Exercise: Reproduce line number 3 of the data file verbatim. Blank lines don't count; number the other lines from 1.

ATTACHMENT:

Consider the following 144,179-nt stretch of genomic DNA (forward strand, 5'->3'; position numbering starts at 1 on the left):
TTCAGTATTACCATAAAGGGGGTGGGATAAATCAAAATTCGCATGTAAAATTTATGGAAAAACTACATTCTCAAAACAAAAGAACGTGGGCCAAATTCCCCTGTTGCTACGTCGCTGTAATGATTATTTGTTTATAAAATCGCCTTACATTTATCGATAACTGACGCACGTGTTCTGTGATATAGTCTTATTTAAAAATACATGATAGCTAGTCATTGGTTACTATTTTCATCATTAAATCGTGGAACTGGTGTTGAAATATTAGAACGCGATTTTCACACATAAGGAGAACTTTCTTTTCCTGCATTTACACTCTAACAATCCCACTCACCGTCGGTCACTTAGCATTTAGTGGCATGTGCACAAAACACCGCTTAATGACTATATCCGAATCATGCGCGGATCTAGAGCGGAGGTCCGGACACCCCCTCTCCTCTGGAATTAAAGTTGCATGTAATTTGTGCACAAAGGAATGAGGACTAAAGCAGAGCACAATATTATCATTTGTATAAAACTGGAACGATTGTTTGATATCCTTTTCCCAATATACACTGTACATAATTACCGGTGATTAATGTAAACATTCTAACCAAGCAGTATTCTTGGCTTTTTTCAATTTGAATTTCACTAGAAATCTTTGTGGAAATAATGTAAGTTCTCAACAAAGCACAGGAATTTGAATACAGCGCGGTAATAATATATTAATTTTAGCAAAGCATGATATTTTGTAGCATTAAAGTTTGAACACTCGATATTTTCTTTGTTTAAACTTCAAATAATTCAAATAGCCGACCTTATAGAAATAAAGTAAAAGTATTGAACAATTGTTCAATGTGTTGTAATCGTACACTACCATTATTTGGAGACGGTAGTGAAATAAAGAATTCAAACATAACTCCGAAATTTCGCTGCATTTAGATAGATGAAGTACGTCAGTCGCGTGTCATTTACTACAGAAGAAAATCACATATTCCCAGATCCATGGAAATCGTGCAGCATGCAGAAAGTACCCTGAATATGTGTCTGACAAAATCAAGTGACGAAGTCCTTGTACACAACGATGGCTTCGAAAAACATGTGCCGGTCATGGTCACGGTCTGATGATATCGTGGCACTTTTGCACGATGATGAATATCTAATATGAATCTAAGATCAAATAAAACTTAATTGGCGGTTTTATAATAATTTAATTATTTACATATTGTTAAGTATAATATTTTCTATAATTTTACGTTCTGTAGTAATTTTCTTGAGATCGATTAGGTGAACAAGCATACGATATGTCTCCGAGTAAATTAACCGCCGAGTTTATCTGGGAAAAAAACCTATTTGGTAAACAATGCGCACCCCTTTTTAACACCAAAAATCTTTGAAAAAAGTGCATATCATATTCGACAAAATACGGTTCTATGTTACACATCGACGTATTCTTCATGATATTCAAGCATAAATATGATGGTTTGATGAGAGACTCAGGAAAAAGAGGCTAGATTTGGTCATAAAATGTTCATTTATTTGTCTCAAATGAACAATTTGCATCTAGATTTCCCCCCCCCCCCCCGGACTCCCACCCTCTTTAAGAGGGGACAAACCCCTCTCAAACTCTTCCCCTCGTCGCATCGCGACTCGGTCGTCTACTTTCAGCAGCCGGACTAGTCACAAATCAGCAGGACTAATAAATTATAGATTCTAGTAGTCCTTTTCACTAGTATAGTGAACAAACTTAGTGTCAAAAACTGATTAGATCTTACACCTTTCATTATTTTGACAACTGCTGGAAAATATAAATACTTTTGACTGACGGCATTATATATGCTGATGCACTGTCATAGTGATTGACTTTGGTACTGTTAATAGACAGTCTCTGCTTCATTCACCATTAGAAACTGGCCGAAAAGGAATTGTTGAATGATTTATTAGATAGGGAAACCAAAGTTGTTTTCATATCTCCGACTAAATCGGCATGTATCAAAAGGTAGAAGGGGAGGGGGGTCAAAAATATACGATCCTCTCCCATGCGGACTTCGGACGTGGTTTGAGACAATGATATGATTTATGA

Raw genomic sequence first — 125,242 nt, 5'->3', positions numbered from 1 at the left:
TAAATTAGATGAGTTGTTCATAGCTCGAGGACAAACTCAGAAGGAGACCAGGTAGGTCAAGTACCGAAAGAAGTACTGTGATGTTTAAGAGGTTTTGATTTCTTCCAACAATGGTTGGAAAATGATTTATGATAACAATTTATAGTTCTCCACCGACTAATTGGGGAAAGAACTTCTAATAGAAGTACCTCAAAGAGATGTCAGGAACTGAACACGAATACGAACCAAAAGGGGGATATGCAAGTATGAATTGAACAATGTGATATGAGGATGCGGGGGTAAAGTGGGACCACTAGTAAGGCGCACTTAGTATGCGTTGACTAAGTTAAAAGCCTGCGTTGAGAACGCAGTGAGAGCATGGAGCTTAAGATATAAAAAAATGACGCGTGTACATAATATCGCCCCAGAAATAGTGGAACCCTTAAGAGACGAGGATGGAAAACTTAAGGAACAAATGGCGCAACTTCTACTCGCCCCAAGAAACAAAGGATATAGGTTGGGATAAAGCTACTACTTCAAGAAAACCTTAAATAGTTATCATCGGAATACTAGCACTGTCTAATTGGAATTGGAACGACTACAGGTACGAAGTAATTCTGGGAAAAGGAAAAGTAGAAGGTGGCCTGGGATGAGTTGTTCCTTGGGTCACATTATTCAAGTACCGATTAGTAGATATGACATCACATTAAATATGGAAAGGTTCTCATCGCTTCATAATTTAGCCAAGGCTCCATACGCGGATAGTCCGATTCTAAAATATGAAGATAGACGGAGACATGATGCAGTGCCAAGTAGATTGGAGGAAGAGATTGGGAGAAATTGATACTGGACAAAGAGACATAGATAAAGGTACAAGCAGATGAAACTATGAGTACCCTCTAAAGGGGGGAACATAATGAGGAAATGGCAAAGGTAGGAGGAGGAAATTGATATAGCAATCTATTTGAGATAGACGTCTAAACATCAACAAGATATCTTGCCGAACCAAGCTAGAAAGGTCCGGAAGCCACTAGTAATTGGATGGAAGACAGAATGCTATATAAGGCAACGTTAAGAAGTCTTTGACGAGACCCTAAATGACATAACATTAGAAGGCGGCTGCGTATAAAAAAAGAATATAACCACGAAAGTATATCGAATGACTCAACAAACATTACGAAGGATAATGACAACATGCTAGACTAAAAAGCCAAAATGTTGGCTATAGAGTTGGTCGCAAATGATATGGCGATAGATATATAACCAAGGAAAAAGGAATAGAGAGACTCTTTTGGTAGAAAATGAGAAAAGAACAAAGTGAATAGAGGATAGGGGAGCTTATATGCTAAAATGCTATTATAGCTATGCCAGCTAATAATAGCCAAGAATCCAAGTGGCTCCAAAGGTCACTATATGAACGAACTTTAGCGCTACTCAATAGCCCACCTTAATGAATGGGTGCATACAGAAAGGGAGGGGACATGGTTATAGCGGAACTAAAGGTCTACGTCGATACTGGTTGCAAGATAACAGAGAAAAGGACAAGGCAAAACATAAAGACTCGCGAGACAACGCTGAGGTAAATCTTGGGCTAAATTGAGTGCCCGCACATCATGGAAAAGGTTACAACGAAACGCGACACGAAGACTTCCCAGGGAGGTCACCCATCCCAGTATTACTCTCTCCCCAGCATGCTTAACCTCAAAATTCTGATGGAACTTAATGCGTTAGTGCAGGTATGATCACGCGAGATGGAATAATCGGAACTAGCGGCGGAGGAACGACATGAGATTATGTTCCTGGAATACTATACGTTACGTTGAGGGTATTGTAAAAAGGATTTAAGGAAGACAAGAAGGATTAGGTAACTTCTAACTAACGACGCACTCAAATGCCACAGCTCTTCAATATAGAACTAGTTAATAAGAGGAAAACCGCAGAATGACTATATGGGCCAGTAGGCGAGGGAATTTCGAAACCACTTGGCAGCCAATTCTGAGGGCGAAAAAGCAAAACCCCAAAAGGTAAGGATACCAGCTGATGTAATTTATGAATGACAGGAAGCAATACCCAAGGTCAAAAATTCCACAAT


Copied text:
Raw genomic sequence first — 125,242 nt, 5'->3', positions numbered from 1 at the left: